Difference between revisions of "Python Introduction Workshop"

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When he began implementing Python, Guido van Rossum was also reading the published scripts from “Monty Python’s Flying Circus”, a BBC comedy series from the 1970s. Van Rossum thought he needed a name that was short, unique, and slightly mysterious, so he decided to call the language Python.
 
When he began implementing Python, Guido van Rossum was also reading the published scripts from “Monty Python’s Flying Circus”, a BBC comedy series from the 1970s. Van Rossum thought he needed a name that was short, unique, and slightly mysterious, so he decided to call the language Python.
  
[[Category:Projects]]
+
[[Category:Tutorials]]

Revision as of 13:54, 27 December 2017

MainNavigation No

Python meme.jpg

Workshop

https://summer.hackersanddesigners.nl/451.txt

Please keep in mind that Python cares about whitespace (spaces, returns, etc...), if you just paste the code in, be aware of what spaces you are also pasting in... ;-)

First alias python3 so you don't go nuts! Server by default uses python 2, but for this workshop we will use python 3.

$ alias python=python3

Create a file

$ nano myprog.py

Add the following line

print('Hello World!')

Save the file and exit. Ctrl+O, Ctrl+X

Run the program.

$ python3 myprog.py

Add a comment to the top of your program. Comments are to help people read your program.

# Program by [username]

Create a variable to store input into the program.

# Import adds a library (addition functionality) to your program
# sys is the system library
import sys

# Read from stdin into a variable called instr
instr = sys.stdin.readline()

# Print message w/ variable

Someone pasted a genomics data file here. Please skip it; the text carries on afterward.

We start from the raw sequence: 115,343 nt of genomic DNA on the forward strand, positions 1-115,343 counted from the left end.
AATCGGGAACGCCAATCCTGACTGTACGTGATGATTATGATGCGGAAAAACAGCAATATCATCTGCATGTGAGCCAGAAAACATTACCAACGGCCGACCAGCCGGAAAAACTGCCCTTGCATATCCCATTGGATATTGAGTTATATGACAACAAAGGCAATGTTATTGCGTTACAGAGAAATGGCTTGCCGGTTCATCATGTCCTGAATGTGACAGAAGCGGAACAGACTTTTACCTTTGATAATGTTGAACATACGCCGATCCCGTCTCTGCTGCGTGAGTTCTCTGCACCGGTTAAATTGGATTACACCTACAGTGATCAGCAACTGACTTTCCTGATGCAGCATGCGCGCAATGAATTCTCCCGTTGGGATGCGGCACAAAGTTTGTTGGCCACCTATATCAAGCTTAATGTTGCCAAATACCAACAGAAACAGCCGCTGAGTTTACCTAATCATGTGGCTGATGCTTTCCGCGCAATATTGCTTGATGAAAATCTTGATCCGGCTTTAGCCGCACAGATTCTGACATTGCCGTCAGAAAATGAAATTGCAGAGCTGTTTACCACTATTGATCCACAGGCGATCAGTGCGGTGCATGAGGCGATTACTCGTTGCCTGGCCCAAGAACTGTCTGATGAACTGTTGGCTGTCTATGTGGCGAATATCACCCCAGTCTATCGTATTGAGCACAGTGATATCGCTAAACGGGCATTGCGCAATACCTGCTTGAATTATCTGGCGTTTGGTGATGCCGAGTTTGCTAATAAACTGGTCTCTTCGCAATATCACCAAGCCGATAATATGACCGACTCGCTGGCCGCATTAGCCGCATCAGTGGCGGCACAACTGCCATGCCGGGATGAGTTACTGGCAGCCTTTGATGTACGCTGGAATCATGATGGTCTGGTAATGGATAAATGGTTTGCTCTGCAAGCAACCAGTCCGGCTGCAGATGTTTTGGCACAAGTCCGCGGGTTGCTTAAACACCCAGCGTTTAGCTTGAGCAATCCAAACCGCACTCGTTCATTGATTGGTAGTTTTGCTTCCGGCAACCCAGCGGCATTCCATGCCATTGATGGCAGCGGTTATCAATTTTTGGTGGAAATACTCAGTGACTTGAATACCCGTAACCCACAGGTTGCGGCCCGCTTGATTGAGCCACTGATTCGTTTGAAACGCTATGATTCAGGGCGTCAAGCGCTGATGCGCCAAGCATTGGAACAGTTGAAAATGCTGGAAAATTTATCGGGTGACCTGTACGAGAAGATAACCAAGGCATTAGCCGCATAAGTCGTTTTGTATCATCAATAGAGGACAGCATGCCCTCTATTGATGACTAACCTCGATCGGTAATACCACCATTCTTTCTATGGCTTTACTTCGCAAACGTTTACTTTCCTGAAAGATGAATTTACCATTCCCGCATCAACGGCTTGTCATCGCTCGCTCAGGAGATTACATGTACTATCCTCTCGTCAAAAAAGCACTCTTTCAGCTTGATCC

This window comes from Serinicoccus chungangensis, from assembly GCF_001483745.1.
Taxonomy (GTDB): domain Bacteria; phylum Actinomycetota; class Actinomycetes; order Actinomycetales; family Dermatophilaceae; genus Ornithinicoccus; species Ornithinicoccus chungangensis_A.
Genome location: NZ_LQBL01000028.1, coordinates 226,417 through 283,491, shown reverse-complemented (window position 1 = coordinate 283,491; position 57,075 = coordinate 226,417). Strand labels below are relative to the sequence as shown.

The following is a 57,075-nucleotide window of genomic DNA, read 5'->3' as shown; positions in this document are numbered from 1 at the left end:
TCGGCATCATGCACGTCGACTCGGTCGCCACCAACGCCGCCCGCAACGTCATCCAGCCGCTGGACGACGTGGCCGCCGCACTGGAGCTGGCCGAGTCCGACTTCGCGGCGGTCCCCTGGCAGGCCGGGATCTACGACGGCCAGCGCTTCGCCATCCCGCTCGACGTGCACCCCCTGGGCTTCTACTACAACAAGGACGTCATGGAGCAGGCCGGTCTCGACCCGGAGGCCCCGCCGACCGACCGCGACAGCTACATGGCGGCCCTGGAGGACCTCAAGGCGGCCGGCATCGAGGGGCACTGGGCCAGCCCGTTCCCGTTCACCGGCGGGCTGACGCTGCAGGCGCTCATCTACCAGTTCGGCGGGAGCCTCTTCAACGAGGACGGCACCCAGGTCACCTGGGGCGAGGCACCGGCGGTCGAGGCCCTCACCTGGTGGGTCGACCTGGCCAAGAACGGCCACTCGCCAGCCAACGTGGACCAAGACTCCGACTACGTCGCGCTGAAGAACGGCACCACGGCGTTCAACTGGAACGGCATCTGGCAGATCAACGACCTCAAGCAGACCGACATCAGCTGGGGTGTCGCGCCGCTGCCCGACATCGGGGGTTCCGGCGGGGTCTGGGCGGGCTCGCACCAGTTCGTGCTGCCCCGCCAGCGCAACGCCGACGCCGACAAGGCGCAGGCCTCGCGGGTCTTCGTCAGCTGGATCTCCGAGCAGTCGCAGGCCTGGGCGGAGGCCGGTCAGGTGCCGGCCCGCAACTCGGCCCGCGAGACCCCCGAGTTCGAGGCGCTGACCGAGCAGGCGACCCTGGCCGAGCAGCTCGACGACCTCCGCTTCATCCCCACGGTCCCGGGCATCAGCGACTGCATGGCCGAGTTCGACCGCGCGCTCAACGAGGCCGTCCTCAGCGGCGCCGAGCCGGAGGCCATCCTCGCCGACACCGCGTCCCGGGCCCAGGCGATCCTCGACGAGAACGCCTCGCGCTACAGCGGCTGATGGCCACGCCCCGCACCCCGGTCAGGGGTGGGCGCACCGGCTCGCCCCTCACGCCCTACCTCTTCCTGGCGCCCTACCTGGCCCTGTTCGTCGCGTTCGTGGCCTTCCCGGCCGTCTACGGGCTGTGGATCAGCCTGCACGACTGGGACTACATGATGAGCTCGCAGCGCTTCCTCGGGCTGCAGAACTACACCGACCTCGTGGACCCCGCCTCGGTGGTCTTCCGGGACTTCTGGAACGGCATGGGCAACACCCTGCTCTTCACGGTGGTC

print('Hello ' + instr)

Run the program, this time with input.

$ whoami | python myprog.py

Use the input to alter the output, before your print message add:

if instr == 'jbg':
  instr = 'Programmer'
else:
  instr = 'Writer'

Save and run.

It doesn't work! This is because there is actually a return character in the string. Change the following:

instr = sys.stdin.readline().strip()

Save and run.

$ whoami | python myprog.py
$ echo 'Ray Bradbury' | python myprog.py

Create a new program (myprog2.py) which loops through all the lines coming from stdin.

 import sys

 for line in sys.stdin:
   print(line.strip())

Run it.

$ cat /pub/451.txt | python myprog2.py

That's a lot of lines, how many exactly?

$ cat /pub/451.txt | python myprog2.py | wc -l

Simplest loop.

while True:
  print("hello.")

Simple loop.

for i in range(0, 10):
  print("hello")

Let's store those lines in an array.

import sys

lines = []
for line in sys.stdin:
  lines.append(line.strip())

print('Stored ' + str(len(lines)) + ' lines.')

Run it.

$ cat /pub/451.txt | python myprog2.py

451 remixed via a function. Add the following to the top of your program.

def remix(lines):
  lines = reversed(lines)
  for line in lines:
    print(line[::-1]) # This is extended slice syntax. It works by doing [begin:end:step]

Add the following to the end of your program.

remix(lines)

Run it.

$ cat /pub/451.txt | python myprog2.py | more

Try other splits.

print(line[0:10])
print(line[10:15] + line[0:10])

Why is it called Python?

When he began implementing Python, Guido van Rossum was also reading the published scripts from “Monty Python’s Flying Circus”, a BBC comedy series from the 1970s. Van Rossum thought he needed a name that was short, unique, and slightly mysterious, so he decided to call the language Python.